If every Politician hung this on his office wall, he’d soon see the severity of our energy problem. And its solution.

The solution evidently was coal.

The ad is also notable because it is one of the first put out by one of the major energy companies to attack people who were opposed to coal. The ad proclaimed : The problems generally associated with the mining and burning of coal have been solved. Except—the destructive, regressive actions of a small minority…the fanatical environmentalists.” [2]

Of course it wasn’t true that the problems with coal had been solved. If anything, they would only get worse.

The Electric Power Research Institute continued to provide a fair and balanced view of the global warming issue without deliberately emphasizing the uncertainties. In 1978, an article appeared in the EPRI Journal entitled: CO2 and spaceship Earth, which included extensive quotes and analysis from climate change experts. The article accurately noted : The most widely accepted theory holds that man-induced influences on the atmosphere—mainly the generation of CO2 from fossil fuel combustion—will cause a significant rise in global temperatures over the next 25-200 years.[3]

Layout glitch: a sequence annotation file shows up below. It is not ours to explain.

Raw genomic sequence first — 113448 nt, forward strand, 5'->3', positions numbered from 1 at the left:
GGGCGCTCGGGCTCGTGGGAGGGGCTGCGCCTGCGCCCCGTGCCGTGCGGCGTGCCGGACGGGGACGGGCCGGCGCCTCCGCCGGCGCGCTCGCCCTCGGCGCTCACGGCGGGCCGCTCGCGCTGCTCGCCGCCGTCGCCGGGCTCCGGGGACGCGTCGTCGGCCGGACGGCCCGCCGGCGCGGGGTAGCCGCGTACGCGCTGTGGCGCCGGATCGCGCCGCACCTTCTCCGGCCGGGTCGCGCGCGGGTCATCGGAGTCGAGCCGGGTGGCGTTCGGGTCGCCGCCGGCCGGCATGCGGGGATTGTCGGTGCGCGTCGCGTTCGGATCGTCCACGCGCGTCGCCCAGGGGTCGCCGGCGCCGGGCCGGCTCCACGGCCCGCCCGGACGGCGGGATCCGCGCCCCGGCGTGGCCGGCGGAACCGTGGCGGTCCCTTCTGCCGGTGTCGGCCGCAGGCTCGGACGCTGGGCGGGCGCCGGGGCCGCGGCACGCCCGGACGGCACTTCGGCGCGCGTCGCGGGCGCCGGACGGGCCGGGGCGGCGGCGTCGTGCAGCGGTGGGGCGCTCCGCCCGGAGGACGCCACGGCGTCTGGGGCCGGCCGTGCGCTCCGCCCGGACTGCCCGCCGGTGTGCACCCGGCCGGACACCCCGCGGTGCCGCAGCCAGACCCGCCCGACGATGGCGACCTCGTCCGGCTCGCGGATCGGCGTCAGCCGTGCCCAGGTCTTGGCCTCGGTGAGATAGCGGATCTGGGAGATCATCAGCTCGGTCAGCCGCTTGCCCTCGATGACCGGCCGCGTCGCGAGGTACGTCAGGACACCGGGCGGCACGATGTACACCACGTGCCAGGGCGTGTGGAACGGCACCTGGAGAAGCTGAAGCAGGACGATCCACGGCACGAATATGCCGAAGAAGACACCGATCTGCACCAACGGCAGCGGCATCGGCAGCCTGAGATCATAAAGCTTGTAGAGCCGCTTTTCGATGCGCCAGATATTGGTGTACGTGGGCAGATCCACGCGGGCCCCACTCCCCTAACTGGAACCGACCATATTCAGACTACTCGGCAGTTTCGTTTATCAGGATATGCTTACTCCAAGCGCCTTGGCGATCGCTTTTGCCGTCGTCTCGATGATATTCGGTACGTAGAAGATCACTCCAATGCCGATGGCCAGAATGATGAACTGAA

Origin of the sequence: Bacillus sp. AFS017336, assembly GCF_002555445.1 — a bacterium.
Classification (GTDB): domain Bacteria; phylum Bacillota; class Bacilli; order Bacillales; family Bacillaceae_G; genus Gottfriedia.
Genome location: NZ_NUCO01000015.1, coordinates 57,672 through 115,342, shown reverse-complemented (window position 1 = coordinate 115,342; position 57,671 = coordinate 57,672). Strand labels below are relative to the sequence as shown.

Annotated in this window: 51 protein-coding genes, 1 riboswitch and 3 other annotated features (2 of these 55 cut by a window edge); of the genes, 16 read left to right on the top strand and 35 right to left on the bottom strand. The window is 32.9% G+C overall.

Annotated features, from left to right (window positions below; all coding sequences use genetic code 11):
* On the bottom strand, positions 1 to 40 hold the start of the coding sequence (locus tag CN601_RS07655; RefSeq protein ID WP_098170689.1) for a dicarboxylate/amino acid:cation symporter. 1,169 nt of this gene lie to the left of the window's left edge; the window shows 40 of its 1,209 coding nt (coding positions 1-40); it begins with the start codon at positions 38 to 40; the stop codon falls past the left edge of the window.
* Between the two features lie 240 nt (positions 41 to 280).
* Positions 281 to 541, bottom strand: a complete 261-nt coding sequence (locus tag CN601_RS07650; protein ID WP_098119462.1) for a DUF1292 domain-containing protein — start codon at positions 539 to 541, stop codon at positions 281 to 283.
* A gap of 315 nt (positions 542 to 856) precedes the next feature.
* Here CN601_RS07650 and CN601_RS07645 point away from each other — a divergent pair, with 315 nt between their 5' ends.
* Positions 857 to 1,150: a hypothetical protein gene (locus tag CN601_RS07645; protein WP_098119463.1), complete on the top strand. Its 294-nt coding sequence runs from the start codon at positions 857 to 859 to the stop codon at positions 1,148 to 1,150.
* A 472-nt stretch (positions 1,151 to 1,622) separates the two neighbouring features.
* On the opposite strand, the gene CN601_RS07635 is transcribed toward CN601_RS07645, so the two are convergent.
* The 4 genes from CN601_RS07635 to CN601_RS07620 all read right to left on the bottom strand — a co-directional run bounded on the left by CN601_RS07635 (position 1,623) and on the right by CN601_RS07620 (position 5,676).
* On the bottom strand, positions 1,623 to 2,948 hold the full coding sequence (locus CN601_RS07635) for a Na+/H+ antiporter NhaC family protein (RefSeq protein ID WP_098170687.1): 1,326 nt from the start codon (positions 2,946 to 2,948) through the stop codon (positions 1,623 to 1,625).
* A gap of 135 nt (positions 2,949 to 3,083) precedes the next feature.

The same year, President Carter signed the National Climate Act. The Act established a National Climate Program intended to “enable the United States and other nations to understand and respond to natural and man-induced climate processes and their implications.”[4]

By now, the US National Academy of Sciences (NAS) was focused on the problem. Its first report, published in 1979, concluded that “If carbon dioxide continues to increase, the study finds no reason to doubt that climate changes will result and no reason to believe that these changes will be negligible.”. In plain English: climate change will occur and it will be significant.  But how soon would these changes occur and how large would they be?  Those were the big questions.

There were two more NAS reports: in 1980 and 1983.  The first of these reports was almost dismissive of the issue: recommending more research and saying that the problem was not that urgent.  Many scientists didn’t agree—but it was clear that there were still serious uncertainties surrounding the issue—particularly the question of the sensitivity of global temperatures to a doubling of atmospheric carbon dioxide levels.

The third report: Changing Climate : Report of the Carbon Dioxide Assessment Committee was really two reports in one: with the scientists sounding the alarm, and the economists essentially saying it was still too early to decide what to do.[5]